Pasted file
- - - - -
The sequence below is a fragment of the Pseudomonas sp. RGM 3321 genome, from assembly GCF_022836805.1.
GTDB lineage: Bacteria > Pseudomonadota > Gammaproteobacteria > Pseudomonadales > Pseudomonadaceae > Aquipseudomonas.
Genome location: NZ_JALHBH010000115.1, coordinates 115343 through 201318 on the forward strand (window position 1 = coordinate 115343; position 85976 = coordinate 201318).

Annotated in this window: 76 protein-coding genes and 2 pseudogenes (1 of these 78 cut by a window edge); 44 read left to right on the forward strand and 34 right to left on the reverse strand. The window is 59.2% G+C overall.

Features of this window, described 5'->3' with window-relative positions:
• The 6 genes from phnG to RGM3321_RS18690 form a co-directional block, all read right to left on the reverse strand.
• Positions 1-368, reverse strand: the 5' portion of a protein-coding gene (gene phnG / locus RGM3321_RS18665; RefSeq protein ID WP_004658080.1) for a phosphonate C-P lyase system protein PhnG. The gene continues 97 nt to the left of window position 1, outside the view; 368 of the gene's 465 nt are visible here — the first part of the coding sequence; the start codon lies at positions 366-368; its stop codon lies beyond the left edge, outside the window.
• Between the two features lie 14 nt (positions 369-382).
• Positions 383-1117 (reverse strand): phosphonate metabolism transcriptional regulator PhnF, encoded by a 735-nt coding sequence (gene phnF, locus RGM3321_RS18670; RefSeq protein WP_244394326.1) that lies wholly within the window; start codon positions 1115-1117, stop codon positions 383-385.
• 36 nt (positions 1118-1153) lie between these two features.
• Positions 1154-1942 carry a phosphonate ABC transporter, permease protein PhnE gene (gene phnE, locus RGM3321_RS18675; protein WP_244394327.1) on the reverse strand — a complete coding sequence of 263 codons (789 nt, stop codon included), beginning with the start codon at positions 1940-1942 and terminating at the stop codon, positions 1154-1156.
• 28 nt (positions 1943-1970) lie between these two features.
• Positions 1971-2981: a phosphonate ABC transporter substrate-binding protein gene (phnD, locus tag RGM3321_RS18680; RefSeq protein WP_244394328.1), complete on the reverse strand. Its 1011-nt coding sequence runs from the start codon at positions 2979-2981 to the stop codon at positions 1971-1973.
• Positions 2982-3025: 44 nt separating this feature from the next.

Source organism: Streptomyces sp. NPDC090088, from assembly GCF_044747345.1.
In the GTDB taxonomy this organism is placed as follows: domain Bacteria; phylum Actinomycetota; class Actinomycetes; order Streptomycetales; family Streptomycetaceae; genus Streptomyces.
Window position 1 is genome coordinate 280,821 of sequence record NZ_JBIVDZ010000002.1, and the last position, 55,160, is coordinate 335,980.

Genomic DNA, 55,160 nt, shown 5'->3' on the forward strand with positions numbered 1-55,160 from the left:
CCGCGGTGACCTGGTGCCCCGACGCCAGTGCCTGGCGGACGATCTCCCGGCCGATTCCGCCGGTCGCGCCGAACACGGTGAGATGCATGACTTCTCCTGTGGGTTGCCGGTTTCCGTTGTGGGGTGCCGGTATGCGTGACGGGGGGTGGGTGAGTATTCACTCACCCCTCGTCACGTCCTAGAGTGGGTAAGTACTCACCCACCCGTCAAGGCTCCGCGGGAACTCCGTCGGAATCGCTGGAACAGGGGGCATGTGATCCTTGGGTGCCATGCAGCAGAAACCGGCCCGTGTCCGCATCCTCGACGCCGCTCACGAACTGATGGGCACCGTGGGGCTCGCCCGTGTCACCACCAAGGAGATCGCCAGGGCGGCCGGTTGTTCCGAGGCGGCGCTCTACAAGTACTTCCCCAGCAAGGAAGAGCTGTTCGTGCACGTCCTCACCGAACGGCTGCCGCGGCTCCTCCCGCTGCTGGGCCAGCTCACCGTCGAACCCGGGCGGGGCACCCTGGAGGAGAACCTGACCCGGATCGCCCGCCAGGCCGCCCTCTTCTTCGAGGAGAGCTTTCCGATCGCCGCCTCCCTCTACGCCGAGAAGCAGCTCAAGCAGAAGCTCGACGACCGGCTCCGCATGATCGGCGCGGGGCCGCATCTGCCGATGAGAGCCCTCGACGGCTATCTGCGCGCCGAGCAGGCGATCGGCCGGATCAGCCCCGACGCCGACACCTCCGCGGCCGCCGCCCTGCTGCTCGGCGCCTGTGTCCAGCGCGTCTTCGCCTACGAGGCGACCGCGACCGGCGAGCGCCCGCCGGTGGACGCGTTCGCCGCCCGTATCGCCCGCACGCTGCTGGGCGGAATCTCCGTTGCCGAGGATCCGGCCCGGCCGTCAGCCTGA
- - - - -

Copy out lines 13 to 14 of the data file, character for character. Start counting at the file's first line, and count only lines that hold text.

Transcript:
• Positions 1971-2981: a phosphonate ABC transporter substrate-binding protein gene (phnD, locus tag RGM3321_RS18680; RefSeq protein WP_244394328.1), complete on the reverse strand. Its 1011-nt coding sequence runs from the start codon at positions 2979-2981 to the stop codon at positions 1971-1973.
• Positions 2982-3025: 44 nt separating this feature from the next.